I went home that Sunday feeling worse about myself and my situation than I had before I went to church.
The next day I told my wife how I was feeling and she understood. She also told me that the gospel is true and perfect, but that the people aren’t. She told me I had a voice and that my voice needed to be heard because she believes there are many in the Church who feel the same way. She made a great comment that I will never forget. She said, “Your experience needs to be shared and there need to be more people willing to share their not-so-perfect experiences to help the meeting feel inclusive and not exclusive.”
I think that sometimes instead of teaching with the Spirit, people teach from their own experience. If this experience is narrow then only one voice is heard. Those who grow up with different experiences tend to feel judged and chastised instead of instructed on the principles being taught. While using personal experiences in a lesson helps to personalize the lesson, the lesson should be taught in a way that includes the vast diversity of the Church’s members. Experiences are important in a discussion, but the importance of a lesson is to teach and instruct on how to grow as a member of the gospel.
There are ways that we might be able to achieve this. I find that reaching out to those who I know come from different experiences before a lesson can give me different perspectives to ponder during preparation. Also, treating a lesson as more of a guide to facilitate a group discussion allows those in the room to teach each other. The lesson then acts as a way to keep on topic while the group bounces experiences and ideas off of each other. Most importantly, a lesson should be prepared with a prayerful heart. We should teach with the intent that Heavenly Father has a lesson to share and we are his mouthpiece. With a prayer in our hearts and Heavenly Father in mind, His message will be taught so that all will hear and feel understood.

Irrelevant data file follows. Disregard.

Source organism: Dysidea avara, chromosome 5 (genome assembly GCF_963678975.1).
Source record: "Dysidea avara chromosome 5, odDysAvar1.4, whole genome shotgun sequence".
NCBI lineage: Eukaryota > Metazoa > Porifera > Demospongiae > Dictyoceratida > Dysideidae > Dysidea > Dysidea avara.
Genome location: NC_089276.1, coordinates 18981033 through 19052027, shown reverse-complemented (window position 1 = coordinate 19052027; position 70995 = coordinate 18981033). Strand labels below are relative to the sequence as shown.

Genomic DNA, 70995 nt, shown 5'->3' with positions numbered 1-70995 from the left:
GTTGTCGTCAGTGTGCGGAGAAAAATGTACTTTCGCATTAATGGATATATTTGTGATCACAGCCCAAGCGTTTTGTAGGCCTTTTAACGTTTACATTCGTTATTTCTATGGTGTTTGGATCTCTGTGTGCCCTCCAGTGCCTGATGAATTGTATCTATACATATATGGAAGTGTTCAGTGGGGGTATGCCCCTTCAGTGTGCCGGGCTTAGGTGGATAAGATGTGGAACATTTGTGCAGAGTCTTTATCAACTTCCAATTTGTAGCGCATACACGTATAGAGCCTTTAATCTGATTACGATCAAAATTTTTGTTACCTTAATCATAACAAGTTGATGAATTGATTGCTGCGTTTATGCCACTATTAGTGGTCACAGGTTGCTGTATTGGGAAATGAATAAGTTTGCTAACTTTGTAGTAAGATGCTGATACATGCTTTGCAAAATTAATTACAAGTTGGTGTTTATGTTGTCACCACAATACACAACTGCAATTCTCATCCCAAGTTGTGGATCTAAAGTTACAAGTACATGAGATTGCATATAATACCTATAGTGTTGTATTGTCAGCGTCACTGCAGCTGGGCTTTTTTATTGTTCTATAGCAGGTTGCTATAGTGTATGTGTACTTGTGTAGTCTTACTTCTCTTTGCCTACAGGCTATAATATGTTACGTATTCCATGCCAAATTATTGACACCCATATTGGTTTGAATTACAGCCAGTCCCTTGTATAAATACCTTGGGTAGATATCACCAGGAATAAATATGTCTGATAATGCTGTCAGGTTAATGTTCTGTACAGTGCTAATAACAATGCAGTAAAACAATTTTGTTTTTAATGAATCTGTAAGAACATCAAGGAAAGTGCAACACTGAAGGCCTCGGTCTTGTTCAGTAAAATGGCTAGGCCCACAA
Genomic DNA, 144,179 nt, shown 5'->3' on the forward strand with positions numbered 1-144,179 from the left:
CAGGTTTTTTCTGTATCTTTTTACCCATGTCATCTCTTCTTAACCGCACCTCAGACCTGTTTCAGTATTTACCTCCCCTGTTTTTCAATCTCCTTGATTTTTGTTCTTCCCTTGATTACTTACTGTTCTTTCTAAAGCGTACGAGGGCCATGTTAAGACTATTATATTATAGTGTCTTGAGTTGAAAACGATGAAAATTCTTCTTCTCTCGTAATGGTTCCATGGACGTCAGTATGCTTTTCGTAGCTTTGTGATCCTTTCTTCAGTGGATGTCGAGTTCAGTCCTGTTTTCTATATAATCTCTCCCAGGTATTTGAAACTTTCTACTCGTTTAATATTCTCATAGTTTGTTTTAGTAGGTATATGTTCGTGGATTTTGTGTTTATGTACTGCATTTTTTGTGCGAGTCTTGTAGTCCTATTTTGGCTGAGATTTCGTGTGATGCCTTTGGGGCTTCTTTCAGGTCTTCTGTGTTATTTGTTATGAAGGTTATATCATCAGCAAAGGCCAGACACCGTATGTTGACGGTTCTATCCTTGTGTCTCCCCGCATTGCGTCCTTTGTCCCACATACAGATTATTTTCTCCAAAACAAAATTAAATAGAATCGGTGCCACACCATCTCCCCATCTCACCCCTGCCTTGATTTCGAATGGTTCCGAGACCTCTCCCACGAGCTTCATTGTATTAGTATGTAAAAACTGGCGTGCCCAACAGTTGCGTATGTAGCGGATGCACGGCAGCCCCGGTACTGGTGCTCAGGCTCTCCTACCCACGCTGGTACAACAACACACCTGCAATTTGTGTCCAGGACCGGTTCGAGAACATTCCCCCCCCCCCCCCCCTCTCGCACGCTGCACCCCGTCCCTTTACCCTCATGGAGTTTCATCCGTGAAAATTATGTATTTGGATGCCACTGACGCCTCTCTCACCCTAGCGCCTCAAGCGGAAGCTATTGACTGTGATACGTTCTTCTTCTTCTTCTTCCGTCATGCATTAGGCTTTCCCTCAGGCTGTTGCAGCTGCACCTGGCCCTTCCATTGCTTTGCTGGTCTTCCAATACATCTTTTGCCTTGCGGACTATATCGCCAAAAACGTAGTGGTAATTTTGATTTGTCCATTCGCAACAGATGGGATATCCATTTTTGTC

Whether you have been a member all your life or you are a convert, whether you are less active or perfect in your church activity, please speak up in church about your imperfections and your weaknesses, about your frailties, and about your truth. There are people that need to hear from you. There are people that need to find someone to relate to. If we only talk about our successes and our perfection then how can anyone live up to the perfect image in the room? This could make the difference between someone choosing to come to church and someone choosing not to.
Elder Jeffrey R. Holland stated in a fireside that “the Church is not a monastery for the isolation of perfect people. It is more like a hospital provided for those who wish to get well.” If we always talk about experiences in the gospel with rose-colored glasses on, do we really share the truth of our experience or do we share what we want others to hear?
Lead image from lds.org
Jimmy Birman lives in Hyde Park, Utah, with his wife and four children. He and his wife have been married for 20 years. He works as an executive director in higher education.